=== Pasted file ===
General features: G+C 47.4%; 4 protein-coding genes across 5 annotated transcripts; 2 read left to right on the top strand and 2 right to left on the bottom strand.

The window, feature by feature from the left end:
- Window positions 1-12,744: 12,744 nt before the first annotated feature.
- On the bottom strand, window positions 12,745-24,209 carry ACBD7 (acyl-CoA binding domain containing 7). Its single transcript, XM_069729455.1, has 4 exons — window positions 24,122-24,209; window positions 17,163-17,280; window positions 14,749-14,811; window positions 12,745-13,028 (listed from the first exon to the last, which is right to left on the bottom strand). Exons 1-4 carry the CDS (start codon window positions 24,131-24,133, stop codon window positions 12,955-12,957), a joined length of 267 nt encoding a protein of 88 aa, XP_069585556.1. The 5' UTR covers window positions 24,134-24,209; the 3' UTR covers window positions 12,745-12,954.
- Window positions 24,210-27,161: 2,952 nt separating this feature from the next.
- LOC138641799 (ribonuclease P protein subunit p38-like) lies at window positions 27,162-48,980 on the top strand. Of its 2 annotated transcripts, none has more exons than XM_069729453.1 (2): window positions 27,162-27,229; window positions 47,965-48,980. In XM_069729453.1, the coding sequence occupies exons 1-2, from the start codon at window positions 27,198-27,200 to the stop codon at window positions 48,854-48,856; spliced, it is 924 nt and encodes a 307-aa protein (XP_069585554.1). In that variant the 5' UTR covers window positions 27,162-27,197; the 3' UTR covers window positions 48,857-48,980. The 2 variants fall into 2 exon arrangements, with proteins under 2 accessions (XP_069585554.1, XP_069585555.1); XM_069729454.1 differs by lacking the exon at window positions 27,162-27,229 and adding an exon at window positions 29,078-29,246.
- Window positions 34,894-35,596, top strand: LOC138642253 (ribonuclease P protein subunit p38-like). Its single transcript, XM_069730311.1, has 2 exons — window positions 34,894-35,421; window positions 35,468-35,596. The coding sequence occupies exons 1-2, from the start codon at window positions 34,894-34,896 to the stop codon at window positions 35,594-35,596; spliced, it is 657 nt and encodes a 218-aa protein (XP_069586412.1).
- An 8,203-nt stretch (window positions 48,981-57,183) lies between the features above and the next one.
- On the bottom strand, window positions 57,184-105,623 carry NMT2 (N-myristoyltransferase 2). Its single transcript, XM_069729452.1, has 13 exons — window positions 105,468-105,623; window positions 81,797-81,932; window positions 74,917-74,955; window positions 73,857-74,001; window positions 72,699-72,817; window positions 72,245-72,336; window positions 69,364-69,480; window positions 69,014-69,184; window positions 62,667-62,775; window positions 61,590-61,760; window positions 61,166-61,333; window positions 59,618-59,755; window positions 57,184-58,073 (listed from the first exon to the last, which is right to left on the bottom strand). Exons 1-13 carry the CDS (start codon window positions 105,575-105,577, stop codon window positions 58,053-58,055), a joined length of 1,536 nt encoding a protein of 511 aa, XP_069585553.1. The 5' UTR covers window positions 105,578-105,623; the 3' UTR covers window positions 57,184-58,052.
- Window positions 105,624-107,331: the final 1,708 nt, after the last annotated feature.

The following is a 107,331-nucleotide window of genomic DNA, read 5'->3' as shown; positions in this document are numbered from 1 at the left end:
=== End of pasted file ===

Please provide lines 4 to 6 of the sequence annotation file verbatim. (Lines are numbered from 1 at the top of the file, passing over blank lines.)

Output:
- On the bottom strand, window positions 12,745-24,209 carry ACBD7 (acyl-CoA binding domain containing 7). Its single transcript, XM_069729455.1, has 4 exons — window positions 24,122-24,209; window positions 17,163-17,280; window positions 14,749-14,811; window positions 12,745-13,028 (listed from the first exon to the last, which is right to left on the bottom strand). Exons 1-4 carry the CDS (start codon window positions 24,131-24,133, stop codon window positions 12,955-12,957), a joined length of 267 nt encoding a protein of 88 aa, XP_069585556.1. The 5' UTR covers window positions 24,134-24,209; the 3' UTR covers window positions 12,745-12,954.
- Window positions 24,210-27,161: 2,952 nt separating this feature from the next.
- LOC138641799 (ribonuclease P protein subunit p38-like) lies at window positions 27,162-48,980 on the top strand. Of its 2 annotated transcripts, none has more exons than XM_069729453.1 (2): window positions 27,162-27,229; window positions 47,965-48,980. In XM_069729453.1, the coding sequence occupies exons 1-2, from the start codon at window positions 27,198-27,200 to the stop codon at window positions 48,854-48,856; spliced, it is 924 nt and encodes a 307-aa protein (XP_069585554.1). In that variant the 5' UTR covers window positions 27,162-27,197; the 3' UTR covers window positions 48,857-48,980. The 2 variants fall into 2 exon arrangements, with proteins under 2 accessions (XP_069585554.1, XP_069585555.1); XM_069729454.1 differs by lacking the exon at window positions 27,162-27,229 and adding an exon at window positions 29,078-29,246.